This past Sunday, Doug Scribner took out five $100 bills and began feeding them into what looked like a small, white ATM in San Jose Conference Center in California. The machine swallowed the bills smartly and credited him with an equivalent value in bitcoins, an intangible, digital currency that is backed by not gold or any government, but by math.
Scribner was one of an estimated 1,100 people who attended Bitcoin 2013, a weekend-long event in the heart of Silicon Valley and the first large conference dedicated to Bitcoin. Unsurprisingly, all those present seemed certain that the cryptocurrency was set to upend the world of finance, perhaps more. But the event also offered something new: evidence that Bitcoin is gaining traction outside its existing community of enthusiastic early adopters.
Bitcoin’s origins are mysterious. It was created by an unknown individual or individuals who used the pseudonym Satoshi Nakamoto. Cryptographic operations and oversight from a peer-to-peer network of people running Bitcoin software process transactions and protect against counterfeiting without the need for a central authority (see “What Bitcoin Is and Why It Matters”).
Commercial enterprises based on Bitcoin are gaining momentum in part thanks to people like Scribner, who, after buying large numbers of bitcoins early in their short history, has seen them soar in value and is in a position to invest. “I’m going to buy one of these and put it in Mall of America,” Scribner told me after using the dollar-gobbling machine, which has a $4,000 price tag. He described a plan for a small booth that would offer passing shoppers Bitcoin literature and the opportunity to exchange greenbacks for bitcoins on the spot. Scribner, who works in teleconferencing near Minneapolis-St. Paul, Minnesota, could probably afford to do it. He says that he bought his first 100 bitcoins when they were just $3 each, and then steadily amassed more at relatively low prices. A single bitcoin today now sells for just over $120.
More significantly, the conference also showed that Bitcoin has begun to attract the backing of conventional technology industry investors, who have sunk millions of dollars into a handful of Bitcoin startups. “What’s going on right now is a transformation from stage one, supported by the purists that are devoted to the idea, to a period where we are asking ‘What does this do for global commerce?’ ” Chris Larsen, CEO of OpenCoin, told me at his company’s booth, one of about 20 in the conference’s exhibition space.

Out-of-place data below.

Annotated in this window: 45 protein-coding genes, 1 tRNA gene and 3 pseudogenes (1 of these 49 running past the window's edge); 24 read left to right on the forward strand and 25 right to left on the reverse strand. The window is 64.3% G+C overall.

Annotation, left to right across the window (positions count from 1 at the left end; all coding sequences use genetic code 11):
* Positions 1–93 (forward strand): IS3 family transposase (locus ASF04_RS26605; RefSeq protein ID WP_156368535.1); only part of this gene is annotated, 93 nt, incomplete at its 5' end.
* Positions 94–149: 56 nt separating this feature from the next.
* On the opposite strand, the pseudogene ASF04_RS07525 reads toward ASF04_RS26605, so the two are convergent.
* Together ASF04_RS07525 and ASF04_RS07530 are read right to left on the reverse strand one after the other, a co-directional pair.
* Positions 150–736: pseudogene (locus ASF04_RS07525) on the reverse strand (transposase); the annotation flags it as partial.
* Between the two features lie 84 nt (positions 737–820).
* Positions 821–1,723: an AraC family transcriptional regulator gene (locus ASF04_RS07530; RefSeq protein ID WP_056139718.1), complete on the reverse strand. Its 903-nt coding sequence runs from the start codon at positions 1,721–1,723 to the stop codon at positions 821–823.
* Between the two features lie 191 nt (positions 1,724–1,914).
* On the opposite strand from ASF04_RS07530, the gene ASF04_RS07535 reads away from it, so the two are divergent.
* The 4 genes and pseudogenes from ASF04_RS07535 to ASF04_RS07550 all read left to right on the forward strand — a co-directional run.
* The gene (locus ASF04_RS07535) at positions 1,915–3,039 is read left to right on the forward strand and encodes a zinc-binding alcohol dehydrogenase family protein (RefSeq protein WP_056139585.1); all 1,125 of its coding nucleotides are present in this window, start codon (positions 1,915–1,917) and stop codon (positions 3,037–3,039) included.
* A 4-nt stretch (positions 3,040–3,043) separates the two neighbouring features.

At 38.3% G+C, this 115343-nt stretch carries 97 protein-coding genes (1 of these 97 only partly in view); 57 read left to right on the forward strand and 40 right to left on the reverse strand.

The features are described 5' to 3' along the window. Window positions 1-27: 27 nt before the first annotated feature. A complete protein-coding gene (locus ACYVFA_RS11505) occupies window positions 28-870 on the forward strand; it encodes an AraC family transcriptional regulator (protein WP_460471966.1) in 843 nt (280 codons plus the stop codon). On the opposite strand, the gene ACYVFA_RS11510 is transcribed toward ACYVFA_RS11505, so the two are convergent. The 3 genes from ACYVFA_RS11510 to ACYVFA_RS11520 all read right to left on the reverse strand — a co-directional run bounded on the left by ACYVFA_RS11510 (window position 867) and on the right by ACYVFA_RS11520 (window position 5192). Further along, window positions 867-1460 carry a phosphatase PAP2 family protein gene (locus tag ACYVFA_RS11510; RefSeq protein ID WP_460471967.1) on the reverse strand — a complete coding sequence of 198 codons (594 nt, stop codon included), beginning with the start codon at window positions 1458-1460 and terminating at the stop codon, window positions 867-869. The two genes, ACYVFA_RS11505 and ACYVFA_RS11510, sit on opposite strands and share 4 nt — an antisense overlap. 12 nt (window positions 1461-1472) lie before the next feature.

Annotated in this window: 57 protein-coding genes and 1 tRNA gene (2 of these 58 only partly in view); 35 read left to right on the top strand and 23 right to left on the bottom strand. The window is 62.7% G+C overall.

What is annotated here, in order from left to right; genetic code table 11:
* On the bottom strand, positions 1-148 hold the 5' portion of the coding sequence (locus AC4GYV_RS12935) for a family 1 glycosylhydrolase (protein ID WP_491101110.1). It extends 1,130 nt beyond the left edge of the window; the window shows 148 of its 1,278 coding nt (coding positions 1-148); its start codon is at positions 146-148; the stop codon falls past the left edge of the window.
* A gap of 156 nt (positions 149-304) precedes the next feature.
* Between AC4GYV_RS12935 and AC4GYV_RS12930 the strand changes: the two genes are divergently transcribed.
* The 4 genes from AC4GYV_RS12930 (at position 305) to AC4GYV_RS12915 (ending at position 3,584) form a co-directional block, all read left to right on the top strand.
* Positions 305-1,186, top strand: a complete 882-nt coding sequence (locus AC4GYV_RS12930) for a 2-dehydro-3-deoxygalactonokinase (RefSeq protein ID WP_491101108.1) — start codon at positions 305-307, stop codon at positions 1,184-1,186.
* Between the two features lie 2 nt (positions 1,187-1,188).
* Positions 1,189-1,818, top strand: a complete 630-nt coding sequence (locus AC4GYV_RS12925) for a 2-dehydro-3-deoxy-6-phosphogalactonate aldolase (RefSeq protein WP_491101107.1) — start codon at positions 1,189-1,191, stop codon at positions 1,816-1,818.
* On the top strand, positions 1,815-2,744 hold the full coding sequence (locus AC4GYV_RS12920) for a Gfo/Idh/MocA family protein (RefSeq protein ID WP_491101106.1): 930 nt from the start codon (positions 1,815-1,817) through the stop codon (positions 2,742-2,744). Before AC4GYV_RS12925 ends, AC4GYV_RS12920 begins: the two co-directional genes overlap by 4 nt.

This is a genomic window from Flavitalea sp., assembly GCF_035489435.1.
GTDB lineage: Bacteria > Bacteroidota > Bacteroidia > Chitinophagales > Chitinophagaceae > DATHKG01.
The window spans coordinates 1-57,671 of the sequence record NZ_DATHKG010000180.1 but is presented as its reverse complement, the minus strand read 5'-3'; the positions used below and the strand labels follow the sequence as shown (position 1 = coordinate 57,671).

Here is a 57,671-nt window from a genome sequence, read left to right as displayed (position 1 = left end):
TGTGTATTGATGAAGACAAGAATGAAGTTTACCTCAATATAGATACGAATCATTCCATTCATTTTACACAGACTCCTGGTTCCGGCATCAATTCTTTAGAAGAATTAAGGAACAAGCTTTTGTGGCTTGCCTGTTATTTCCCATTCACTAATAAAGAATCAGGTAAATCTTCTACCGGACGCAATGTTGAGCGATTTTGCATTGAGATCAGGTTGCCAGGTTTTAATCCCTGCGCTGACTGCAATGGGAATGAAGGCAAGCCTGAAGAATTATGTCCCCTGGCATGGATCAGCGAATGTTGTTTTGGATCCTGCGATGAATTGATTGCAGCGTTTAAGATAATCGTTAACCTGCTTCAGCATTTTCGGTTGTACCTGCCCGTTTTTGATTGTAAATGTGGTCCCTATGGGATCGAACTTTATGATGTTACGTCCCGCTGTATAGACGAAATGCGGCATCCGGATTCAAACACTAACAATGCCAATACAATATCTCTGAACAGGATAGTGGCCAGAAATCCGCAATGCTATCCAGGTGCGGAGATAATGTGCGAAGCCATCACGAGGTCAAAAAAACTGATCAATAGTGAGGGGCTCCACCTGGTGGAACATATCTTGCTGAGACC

Larsen previously founded two conventional finance companies, E-Loan and Prosper; his new company runs a service called Ripple that offers easy transactions between conventional currencies, bitcoins, and a math-backed currency of the company’s own design. OpenCoin is backed by Silicon Valley venture funds Lightspeed Venture Partners, Andreessen Horowitz, and Google Ventures (see “Big-Name Investors Back Effort to Build a Better Bitcoin”). Bitcoin businesses have been started before, but OpenCoin and a few others now have access to funds, expertise, and contacts that allow a more significant, lasting assault on the status quo. The U.S. Treasury helped strengthen investor interest in March, when it clarified which financial crime regulations apply to virtual currencies.
CoinBase, the media sponsor of the San Jose event, received the largest venture investment in a Bitcoin business to date earlier this month. The company, which originated in the incubator Y Combinator and helps individuals and businesses use bitcoins, received $5 million from Union Square Ventures, a fund better known for backing Tumblr and Zynga. In San Jose, I also met the founders of BitPay, which enables online stores—including those hosted by Amazon—to take Bitcoin payment. Bitpay recently received $3 million from Founders Fund, led by Facebook’s first major investor, Peter Thiel.
BitPay CEO Tony Gallippi told me that Thiel invested because he saw how the company could help ease online commerce across borders; the company already handles $5 million in transactions each month and says the figure is growing. “Traditional payments such as credit cards don’t even work in half the world, so companies just choose to not service international customers,” Gallippi said. “That leaves a big opportunity.” He plans to take further investment later this year but told me it will be more for reasons of making strategic contacts than a need for cash, since he and his cofounders have significant Bitcoin holdings.
One reason Bitcoin is interesting, says Jeremy Liew, a partner with Lightspeed Venture Partners, is that it could displace the practice of wiring money across borders, which underpins much international trade today and can be onerous. “If I’m trying to wire a supplier in China it’s a three- or four-day process with heavy fees,” he says. “Bitcoin transactions can be instant and free.”